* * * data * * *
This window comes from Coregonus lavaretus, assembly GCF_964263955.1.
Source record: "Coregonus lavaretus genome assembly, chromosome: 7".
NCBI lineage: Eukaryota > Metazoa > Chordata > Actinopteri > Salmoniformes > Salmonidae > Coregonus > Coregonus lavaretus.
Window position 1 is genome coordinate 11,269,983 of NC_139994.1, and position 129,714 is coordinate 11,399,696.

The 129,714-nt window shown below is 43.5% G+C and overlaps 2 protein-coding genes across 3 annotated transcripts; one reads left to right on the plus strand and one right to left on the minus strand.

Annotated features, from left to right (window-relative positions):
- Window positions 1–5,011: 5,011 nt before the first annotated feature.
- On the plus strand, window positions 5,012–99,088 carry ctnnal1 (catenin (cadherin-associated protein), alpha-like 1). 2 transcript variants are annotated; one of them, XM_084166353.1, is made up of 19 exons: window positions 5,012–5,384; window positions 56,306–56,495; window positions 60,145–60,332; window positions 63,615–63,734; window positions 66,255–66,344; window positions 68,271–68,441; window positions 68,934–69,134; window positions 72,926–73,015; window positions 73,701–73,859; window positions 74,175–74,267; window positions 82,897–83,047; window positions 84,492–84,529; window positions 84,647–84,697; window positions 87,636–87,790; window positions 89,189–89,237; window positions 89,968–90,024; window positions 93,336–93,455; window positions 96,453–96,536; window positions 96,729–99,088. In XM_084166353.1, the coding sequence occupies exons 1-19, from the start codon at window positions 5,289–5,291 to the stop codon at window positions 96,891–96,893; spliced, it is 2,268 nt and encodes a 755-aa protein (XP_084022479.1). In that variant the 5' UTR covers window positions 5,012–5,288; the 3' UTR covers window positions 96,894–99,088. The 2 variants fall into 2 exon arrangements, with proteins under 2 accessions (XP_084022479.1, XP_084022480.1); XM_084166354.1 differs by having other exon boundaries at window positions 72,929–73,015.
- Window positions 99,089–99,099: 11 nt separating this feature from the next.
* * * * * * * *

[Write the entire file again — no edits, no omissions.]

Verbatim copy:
This window comes from Coregonus lavaretus, assembly GCF_964263955.1.
Source record: "Coregonus lavaretus genome assembly, chromosome: 7".
NCBI lineage: Eukaryota > Metazoa > Chordata > Actinopteri > Salmoniformes > Salmonidae > Coregonus > Coregonus lavaretus.
Window position 1 is genome coordinate 11,269,983 of NC_139994.1, and position 129,714 is coordinate 11,399,696.

The 129,714-nt window shown below is 43.5% G+C and overlaps 2 protein-coding genes across 3 annotated transcripts; one reads left to right on the plus strand and one right to left on the minus strand.

Annotated features, from left to right (window-relative positions):
- Window positions 1–5,011: 5,011 nt before the first annotated feature.
- On the plus strand, window positions 5,012–99,088 carry ctnnal1 (catenin (cadherin-associated protein), alpha-like 1). 2 transcript variants are annotated; one of them, XM_084166353.1, is made up of 19 exons: window positions 5,012–5,384; window positions 56,306–56,495; window positions 60,145–60,332; window positions 63,615–63,734; window positions 66,255–66,344; window positions 68,271–68,441; window positions 68,934–69,134; window positions 72,926–73,015; window positions 73,701–73,859; window positions 74,175–74,267; window positions 82,897–83,047; window positions 84,492–84,529; window positions 84,647–84,697; window positions 87,636–87,790; window positions 89,189–89,237; window positions 89,968–90,024; window positions 93,336–93,455; window positions 96,453–96,536; window positions 96,729–99,088. In XM_084166353.1, the coding sequence occupies exons 1-19, from the start codon at window positions 5,289–5,291 to the stop codon at window positions 96,891–96,893; spliced, it is 2,268 nt and encodes a 755-aa protein (XP_084022479.1). In that variant the 5' UTR covers window positions 5,012–5,288; the 3' UTR covers window positions 96,894–99,088. The 2 variants fall into 2 exon arrangements, with proteins under 2 accessions (XP_084022479.1, XP_084022480.1); XM_084166354.1 differs by having other exon boundaries at window positions 72,929–73,015.
- Window positions 99,089–99,099: 11 nt separating this feature from the next.